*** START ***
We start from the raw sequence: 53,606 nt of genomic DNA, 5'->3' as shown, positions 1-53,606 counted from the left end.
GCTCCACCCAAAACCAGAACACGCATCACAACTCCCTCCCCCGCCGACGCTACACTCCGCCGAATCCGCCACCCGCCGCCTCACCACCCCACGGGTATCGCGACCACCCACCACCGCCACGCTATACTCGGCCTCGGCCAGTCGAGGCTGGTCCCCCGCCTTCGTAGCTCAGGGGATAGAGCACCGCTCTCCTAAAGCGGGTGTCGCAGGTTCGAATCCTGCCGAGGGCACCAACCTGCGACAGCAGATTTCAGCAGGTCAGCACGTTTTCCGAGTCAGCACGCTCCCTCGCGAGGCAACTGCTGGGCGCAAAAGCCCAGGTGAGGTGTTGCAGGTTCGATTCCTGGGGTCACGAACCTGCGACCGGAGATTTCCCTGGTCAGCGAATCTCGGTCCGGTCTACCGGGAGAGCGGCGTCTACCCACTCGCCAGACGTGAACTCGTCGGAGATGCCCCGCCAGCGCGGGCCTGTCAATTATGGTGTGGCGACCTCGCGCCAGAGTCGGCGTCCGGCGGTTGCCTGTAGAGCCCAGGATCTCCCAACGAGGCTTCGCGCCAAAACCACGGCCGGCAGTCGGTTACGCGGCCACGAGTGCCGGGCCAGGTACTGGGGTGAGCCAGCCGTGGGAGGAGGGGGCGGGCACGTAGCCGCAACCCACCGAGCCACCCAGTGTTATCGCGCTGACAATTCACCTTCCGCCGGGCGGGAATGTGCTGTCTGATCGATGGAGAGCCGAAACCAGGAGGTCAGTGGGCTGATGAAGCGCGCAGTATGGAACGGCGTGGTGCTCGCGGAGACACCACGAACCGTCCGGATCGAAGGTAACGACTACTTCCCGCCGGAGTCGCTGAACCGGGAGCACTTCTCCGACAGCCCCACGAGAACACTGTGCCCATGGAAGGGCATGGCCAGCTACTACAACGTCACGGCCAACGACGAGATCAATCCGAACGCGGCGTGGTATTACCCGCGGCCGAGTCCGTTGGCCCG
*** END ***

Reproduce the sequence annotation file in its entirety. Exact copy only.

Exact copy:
We start from the raw sequence: 53,606 nt of genomic DNA, 5'->3' as shown, positions 1-53,606 counted from the left end.
GCTCCACCCAAAACCAGAACACGCATCACAACTCCCTCCCCCGCCGACGCTACACTCCGCCGAATCCGCCACCCGCCGCCTCACCACCCCACGGGTATCGCGACCACCCACCACCGCCACGCTATACTCGGCCTCGGCCAGTCGAGGCTGGTCCCCCGCCTTCGTAGCTCAGGGGATAGAGCACCGCTCTCCTAAAGCGGGTGTCGCAGGTTCGAATCCTGCCGAGGGCACCAACCTGCGACAGCAGATTTCAGCAGGTCAGCACGTTTTCCGAGTCAGCACGCTCCCTCGCGAGGCAACTGCTGGGCGCAAAAGCCCAGGTGAGGTGTTGCAGGTTCGATTCCTGGGGTCACGAACCTGCGACCGGAGATTTCCCTGGTCAGCGAATCTCGGTCCGGTCTACCGGGAGAGCGGCGTCTACCCACTCGCCAGACGTGAACTCGTCGGAGATGCCCCGCCAGCGCGGGCCTGTCAATTATGGTGTGGCGACCTCGCGCCAGAGTCGGCGTCCGGCGGTTGCCTGTAGAGCCCAGGATCTCCCAACGAGGCTTCGCGCCAAAACCACGGCCGGCAGTCGGTTACGCGGCCACGAGTGCCGGGCCAGGTACTGGGGTGAGCCAGCCGTGGGAGGAGGGGGCGGGCACGTAGCCGCAACCCACCGAGCCACCCAGTGTTATCGCGCTGACAATTCACCTTCCGCCGGGCGGGAATGTGCTGTCTGATCGATGGAGAGCCGAAACCAGGAGGTCAGTGGGCTGATGAAGCGCGCAGTATGGAACGGCGTGGTGCTCGCGGAGACACCACGAACCGTCCGGATCGAAGGTAACGACTACTTCCCGCCGGAGTCGCTGAACCGGGAGCACTTCTCCGACAGCCCCACGAGAACACTGTGCCCATGGAAGGGCATGGCCAGCTACTACAACGTCACGGCCAACGACGAGATCAATCCGAACGCGGCGTGGTATTACCCGCGGCCGAGTCCGTTGGCCCG